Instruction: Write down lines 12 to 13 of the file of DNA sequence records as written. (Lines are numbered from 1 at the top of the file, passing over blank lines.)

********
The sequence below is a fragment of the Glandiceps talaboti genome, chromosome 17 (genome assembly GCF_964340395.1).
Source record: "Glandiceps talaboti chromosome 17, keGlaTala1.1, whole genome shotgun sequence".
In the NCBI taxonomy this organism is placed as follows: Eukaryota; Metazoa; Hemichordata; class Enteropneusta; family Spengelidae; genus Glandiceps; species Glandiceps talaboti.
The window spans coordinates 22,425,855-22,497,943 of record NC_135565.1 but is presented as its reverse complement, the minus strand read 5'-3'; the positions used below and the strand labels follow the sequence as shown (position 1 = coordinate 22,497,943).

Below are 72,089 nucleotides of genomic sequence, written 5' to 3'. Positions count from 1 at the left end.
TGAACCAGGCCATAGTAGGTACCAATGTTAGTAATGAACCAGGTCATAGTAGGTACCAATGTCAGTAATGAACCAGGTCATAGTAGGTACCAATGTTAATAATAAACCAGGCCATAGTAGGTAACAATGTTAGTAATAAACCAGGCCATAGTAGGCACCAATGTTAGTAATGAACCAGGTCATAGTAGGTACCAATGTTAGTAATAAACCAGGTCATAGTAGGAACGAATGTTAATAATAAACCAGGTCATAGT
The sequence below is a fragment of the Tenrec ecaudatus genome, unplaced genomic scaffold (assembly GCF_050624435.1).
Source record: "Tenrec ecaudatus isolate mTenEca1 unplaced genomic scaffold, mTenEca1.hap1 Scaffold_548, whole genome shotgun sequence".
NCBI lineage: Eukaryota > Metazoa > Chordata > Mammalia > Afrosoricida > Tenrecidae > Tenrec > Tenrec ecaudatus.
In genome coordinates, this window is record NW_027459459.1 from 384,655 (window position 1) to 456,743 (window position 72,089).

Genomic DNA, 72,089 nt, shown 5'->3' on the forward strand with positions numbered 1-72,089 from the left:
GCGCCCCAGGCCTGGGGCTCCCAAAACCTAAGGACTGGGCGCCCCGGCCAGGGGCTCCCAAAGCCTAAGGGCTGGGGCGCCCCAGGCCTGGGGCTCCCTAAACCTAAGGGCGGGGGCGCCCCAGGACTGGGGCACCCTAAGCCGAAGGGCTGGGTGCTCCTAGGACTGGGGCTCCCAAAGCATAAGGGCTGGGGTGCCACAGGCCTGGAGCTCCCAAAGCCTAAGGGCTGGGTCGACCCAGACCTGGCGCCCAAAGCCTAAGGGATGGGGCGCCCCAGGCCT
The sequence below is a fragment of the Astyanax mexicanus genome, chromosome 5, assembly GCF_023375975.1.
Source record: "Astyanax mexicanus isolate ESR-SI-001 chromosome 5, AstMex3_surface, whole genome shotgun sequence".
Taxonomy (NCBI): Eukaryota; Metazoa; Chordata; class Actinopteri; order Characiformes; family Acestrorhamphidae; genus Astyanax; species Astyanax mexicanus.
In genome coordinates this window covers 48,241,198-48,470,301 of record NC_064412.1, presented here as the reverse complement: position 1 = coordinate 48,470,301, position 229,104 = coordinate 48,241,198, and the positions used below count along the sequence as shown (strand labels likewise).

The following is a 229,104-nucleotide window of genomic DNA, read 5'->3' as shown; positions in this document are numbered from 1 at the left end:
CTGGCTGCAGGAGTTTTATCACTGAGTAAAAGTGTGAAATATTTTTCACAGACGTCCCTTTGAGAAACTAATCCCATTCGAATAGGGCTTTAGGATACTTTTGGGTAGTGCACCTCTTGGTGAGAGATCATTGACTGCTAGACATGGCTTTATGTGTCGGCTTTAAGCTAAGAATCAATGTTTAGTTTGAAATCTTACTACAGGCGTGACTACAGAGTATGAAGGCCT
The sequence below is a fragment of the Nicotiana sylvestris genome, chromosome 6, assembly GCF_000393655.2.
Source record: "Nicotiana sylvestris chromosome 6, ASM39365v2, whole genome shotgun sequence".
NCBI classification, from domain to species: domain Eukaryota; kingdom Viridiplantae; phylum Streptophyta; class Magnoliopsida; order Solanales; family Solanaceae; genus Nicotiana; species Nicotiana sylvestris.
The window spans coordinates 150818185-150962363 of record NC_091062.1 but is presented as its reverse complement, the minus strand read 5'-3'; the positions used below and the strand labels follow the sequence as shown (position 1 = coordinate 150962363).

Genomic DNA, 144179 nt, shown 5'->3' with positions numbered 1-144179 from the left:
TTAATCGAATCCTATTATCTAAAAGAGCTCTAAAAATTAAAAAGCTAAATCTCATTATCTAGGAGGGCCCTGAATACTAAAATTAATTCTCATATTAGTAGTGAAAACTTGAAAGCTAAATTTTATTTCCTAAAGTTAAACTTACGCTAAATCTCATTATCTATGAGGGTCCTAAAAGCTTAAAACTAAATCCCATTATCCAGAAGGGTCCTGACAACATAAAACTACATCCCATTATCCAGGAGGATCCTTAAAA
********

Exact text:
GCGCCCCAGGCCTGGGGCTCCCAAAACCTAAGGACTGGGCGCCCCGGCCAGGGGCTCCCAAAGCCTAAGGGCTGGGGCGCCCCAGGCCTGGGGCTCCCTAAACCTAAGGGCGGGGGCGCCCCAGGACTGGGGCACCCTAAGCCGAAGGGCTGGGTGCTCCTAGGACTGGGGCTCCCAAAGCATAAGGGCTGGGGTGCCACAGGCCTGGAGCTCCCAAAGCCTAAGGGCTGGGTCGACCCAGACCTGGCGCCCAAAGCCTAAGGGATGGGGCGCCCCAGGCCT
The sequence below is a fragment of the Astyanax mexicanus genome, chromosome 5, assembly GCF_023375975.1.